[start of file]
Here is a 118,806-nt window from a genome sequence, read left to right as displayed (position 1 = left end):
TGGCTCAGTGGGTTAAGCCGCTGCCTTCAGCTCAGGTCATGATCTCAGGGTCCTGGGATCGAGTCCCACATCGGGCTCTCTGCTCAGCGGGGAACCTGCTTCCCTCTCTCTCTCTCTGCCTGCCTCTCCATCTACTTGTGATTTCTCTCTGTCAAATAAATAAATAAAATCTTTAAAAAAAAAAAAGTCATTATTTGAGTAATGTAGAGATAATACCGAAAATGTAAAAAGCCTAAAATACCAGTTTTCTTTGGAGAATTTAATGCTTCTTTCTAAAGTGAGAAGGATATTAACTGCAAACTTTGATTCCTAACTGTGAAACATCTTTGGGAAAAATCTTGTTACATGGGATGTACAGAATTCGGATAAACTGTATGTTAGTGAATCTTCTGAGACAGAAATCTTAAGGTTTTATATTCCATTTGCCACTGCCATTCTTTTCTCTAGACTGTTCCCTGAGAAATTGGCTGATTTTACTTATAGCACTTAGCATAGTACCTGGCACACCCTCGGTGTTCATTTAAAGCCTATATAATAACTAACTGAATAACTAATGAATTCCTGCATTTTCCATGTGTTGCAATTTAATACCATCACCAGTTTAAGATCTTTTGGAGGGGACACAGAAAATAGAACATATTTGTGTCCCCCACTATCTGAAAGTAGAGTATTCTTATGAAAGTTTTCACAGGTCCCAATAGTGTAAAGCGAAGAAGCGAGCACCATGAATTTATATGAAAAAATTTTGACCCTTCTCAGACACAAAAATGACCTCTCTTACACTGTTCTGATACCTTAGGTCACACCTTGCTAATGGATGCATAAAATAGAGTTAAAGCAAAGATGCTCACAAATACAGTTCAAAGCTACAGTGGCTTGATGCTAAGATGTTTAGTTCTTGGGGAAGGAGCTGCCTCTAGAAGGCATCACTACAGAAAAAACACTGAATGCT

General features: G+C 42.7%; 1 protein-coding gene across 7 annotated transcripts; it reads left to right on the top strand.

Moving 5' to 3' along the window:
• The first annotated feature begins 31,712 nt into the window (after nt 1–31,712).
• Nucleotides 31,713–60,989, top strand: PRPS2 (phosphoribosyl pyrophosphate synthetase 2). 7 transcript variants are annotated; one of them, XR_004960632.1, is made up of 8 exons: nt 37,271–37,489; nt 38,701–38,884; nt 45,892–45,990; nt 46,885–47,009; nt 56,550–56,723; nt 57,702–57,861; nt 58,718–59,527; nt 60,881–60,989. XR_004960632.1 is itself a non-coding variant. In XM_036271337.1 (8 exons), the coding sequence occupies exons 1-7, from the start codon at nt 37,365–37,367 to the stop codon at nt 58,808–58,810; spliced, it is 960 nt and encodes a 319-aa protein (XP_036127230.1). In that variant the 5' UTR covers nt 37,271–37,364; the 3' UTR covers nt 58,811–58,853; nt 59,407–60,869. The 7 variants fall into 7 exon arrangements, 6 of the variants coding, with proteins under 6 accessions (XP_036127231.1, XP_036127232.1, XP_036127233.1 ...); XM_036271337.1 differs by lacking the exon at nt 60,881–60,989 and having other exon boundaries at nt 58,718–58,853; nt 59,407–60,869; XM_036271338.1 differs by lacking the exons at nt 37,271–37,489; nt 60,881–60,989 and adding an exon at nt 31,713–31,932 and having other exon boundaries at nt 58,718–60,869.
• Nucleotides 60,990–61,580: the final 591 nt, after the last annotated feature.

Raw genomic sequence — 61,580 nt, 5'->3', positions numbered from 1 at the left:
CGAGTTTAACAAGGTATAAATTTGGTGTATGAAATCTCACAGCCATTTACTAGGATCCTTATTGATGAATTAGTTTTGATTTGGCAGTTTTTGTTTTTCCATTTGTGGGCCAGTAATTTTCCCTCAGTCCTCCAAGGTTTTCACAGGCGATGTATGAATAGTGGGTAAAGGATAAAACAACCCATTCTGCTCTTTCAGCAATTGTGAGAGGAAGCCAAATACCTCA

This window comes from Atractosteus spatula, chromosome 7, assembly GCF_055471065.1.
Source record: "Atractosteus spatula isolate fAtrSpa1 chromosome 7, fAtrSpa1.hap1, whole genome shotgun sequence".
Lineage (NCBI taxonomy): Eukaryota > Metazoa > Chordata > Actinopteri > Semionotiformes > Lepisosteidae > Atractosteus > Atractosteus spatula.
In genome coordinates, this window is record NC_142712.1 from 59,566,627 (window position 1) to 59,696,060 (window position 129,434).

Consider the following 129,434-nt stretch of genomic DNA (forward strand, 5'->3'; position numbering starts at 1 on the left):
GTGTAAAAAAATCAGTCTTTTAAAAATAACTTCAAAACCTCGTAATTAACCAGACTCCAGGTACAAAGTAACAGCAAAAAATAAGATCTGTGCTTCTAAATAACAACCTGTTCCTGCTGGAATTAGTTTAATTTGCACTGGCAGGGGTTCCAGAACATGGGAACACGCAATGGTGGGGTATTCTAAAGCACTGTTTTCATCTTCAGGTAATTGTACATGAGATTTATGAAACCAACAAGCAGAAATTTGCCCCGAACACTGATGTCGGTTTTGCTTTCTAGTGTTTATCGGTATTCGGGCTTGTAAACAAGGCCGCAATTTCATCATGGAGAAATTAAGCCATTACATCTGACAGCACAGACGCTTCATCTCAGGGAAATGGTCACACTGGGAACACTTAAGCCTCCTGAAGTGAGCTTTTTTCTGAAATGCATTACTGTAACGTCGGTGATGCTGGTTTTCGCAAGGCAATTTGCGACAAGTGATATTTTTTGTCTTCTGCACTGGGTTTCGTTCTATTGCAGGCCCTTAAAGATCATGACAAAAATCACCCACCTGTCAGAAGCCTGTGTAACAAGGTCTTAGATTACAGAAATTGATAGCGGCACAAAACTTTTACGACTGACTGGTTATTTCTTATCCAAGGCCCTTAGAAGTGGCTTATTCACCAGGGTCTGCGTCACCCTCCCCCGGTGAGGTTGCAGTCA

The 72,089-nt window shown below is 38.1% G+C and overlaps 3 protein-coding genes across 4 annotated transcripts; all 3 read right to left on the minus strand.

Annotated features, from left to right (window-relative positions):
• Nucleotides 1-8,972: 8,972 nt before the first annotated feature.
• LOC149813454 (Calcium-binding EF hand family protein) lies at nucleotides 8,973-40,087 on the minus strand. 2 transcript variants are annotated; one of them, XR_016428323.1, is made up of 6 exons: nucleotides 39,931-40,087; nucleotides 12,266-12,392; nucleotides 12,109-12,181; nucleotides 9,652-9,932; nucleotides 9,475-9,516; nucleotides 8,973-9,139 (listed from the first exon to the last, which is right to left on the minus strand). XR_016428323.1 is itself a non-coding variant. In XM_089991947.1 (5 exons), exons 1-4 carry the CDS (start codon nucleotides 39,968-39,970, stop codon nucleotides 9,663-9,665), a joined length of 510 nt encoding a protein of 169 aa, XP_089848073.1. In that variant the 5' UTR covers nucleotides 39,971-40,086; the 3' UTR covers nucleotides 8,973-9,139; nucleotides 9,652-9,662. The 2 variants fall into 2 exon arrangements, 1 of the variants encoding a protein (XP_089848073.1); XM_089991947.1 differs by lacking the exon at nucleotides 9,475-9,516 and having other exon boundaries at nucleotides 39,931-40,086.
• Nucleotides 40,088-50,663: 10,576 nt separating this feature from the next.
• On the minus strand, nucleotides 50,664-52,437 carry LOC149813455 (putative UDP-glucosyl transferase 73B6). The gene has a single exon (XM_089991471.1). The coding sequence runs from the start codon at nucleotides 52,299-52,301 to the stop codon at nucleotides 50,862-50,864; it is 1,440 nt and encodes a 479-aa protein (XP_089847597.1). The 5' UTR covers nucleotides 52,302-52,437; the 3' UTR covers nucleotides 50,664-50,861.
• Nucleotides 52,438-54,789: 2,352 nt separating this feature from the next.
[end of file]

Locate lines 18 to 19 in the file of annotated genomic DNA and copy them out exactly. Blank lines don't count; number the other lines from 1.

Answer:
• Nucleotides 1-8,972: 8,972 nt before the first annotated feature.
• LOC149813454 (Calcium-binding EF hand family protein) lies at nucleotides 8,973-40,087 on the minus strand. 2 transcript variants are annotated; one of them, XR_016428323.1, is made up of 6 exons: nucleotides 39,931-40,087; nucleotides 12,266-12,392; nucleotides 12,109-12,181; nucleotides 9,652-9,932; nucleotides 9,475-9,516; nucleotides 8,973-9,139 (listed from the first exon to the last, which is right to left on the minus strand). XR_016428323.1 is itself a non-coding variant. In XM_089991947.1 (5 exons), exons 1-4 carry the CDS (start codon nucleotides 39,968-39,970, stop codon nucleotides 9,663-9,665), a joined length of 510 nt encoding a protein of 169 aa, XP_089848073.1. In that variant the 5' UTR covers nucleotides 39,971-40,086; the 3' UTR covers nucleotides 8,973-9,139; nucleotides 9,652-9,662. The 2 variants fall into 2 exon arrangements, 1 of the variants encoding a protein (XP_089848073.1); XM_089991947.1 differs by lacking the exon at nucleotides 9,475-9,516 and having other exon boundaries at nucleotides 39,931-40,086.